Trump says May's current blueprint for a soft Brexit would probably kill any future trade deal with the U.S. He also says that Boris Johnson, who just resigned as Britain's foreign secretary over Brexit, would make a great prime minister. And that's just for starters. Mr. Trump also slammed London's mayor, saying he's done a terrible job on terrorism and on crime. And on immigration, the U.S. president had this to say.


DONALD TRUMP, PRESIDENT OF THE UNITED STATES OF AMERICA: I think what's happened to Europe is a shame. I think the immigration -- allowing the immigration to take place in Europe is a shame. I think it changed the fabric of Europe. And unless you act very quickly, it's never going to be what it was, and I don't mean that in a positive way. So, I think allowing millions and millions of people to come into Europe is very, very sad. I think you're losing your culture.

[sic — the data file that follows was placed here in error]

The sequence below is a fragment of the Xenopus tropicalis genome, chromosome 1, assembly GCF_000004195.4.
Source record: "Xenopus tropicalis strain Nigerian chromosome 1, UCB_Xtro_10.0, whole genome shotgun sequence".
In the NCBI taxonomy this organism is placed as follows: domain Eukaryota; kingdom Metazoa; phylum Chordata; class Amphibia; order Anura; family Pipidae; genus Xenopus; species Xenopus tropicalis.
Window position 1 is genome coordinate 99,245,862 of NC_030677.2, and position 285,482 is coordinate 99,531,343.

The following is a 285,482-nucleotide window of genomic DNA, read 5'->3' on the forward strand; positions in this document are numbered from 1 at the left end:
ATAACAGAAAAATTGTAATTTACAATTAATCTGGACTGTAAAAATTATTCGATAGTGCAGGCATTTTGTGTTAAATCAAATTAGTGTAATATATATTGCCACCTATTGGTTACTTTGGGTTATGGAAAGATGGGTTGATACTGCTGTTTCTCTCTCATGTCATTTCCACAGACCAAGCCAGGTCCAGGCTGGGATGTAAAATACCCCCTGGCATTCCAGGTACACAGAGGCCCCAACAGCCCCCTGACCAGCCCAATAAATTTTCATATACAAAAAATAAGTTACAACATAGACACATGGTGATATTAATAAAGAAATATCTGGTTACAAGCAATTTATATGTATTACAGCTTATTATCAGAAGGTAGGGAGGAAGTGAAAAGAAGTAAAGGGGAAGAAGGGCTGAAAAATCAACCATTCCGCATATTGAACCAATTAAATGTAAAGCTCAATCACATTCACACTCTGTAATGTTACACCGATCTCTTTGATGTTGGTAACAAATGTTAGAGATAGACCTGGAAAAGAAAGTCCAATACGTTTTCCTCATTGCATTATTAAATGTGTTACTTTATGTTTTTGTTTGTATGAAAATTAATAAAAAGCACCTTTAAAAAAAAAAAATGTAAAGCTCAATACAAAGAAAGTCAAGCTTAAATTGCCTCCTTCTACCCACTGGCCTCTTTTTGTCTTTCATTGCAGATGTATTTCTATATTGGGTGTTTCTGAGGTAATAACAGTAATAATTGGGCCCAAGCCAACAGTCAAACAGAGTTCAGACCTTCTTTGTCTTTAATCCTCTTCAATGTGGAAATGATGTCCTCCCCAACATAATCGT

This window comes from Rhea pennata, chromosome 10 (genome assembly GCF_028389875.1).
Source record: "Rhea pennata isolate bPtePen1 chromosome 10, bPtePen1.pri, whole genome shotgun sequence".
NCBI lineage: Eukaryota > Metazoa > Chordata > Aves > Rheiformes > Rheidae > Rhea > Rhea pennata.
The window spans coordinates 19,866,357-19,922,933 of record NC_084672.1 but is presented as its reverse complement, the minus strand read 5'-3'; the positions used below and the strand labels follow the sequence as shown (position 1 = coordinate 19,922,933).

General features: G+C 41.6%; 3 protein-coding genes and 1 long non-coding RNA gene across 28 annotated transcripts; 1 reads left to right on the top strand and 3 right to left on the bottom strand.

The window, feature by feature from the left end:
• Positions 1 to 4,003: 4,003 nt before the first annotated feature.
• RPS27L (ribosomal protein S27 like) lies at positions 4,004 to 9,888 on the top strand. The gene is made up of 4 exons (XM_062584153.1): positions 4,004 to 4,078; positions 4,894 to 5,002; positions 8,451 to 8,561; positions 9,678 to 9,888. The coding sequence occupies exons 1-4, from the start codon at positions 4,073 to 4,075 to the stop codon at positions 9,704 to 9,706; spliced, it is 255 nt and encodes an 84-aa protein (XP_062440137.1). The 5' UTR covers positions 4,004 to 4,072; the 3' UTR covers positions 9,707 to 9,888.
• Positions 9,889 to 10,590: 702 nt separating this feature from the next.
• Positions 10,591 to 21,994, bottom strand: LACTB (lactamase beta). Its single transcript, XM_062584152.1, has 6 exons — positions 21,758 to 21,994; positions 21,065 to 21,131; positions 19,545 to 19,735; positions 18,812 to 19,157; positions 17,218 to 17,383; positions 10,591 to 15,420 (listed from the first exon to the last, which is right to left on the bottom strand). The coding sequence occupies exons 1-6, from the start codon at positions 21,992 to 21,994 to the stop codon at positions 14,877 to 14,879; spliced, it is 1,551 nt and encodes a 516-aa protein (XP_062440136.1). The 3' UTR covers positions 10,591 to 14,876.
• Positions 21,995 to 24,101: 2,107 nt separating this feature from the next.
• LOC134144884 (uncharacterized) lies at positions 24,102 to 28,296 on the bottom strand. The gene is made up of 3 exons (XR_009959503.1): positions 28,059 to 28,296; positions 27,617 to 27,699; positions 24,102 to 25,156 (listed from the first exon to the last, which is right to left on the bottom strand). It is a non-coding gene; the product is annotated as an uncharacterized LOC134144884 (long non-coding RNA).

VANIER: Mr. Trump's arrival in London came after he left the NATO Summit with a similar scorched earth approach. Our chief White House correspondent, Jim Acosta, is traveling with the president.


JIM ACOSTA, CNN SENIOR WHITE HOUSE CORRESPONDENT (voice-over): President Trump was welcomed to Britain with pomp, pageantry, and protesters. So royally ticked off, they're flying a Trump baby balloon over London. Still the president dismissed the notion he's unpopular here.

PRESIDENT TRUMP: I think it's fine. I mean, I think they like me a lot in the U.K. I think they agree with me on immigration. I'm very strong on immigration.

ACOSTA: The president arrived in the U.K. after a trip to NATO that was no love fest. Mr. Trump emerged from his intense talks with key U.S. allies claiming he had convinced NATO countries to go beyond the alliance's commitment of devoting 2 percent of their GDPs to defense spending by 2024.